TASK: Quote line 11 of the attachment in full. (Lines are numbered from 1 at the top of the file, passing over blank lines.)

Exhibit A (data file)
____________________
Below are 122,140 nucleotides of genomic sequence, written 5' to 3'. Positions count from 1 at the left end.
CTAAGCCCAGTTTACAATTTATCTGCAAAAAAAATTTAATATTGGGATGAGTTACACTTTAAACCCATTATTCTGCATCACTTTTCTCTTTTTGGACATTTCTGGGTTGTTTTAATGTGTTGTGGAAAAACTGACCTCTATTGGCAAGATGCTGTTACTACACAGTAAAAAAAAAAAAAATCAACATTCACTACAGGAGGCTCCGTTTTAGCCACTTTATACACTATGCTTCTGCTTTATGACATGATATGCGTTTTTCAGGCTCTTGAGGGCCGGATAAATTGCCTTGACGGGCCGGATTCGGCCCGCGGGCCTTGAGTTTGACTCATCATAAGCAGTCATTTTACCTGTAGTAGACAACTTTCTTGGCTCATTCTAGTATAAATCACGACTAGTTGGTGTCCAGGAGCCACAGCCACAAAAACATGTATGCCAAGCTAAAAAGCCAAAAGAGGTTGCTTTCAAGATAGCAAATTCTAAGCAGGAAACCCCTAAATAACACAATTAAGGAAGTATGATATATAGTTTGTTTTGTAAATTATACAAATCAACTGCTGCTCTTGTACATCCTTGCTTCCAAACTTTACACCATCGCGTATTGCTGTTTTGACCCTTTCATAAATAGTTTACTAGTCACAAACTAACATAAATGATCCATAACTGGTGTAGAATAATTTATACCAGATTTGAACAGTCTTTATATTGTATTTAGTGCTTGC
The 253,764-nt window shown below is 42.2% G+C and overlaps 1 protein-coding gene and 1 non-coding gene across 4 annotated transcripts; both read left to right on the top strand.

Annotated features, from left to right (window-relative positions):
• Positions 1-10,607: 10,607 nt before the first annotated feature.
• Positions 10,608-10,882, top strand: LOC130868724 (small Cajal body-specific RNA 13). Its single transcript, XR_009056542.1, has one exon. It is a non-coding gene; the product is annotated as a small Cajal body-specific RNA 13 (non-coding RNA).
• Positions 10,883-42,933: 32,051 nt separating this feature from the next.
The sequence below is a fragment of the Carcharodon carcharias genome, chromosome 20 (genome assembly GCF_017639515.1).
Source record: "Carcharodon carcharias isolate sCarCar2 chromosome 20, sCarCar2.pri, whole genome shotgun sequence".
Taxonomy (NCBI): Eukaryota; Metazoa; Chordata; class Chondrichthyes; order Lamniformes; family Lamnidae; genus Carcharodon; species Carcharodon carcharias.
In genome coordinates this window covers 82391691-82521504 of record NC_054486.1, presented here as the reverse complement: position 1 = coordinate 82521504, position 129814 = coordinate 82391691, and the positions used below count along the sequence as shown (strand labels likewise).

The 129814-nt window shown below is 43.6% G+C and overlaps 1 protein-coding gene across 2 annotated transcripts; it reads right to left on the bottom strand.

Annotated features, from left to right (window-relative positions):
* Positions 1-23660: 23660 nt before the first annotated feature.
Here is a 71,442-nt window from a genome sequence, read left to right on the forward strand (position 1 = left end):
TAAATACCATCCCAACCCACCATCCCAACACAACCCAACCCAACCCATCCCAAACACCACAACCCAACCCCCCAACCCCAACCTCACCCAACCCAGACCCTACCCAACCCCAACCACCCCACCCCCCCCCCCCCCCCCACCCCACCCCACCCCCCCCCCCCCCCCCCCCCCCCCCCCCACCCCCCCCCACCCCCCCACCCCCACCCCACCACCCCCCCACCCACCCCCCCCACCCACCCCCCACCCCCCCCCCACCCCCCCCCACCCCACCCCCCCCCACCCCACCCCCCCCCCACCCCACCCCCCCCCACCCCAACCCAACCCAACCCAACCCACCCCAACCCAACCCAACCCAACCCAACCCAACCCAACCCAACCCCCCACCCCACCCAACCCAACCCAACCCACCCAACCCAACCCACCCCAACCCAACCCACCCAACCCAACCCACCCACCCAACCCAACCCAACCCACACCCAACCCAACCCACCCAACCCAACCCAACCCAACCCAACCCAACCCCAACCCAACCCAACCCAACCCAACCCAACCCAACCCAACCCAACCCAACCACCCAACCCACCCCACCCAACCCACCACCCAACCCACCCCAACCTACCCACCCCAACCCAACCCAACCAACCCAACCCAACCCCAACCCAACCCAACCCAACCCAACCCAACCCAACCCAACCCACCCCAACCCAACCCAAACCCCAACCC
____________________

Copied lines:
In genome coordinates this window covers 82391691-82521504 of record NC_054486.1, presented here as the reverse complement: position 1 = coordinate 82521504, position 129814 = coordinate 82391691, and the positions used below count along the sequence as shown (strand labels likewise).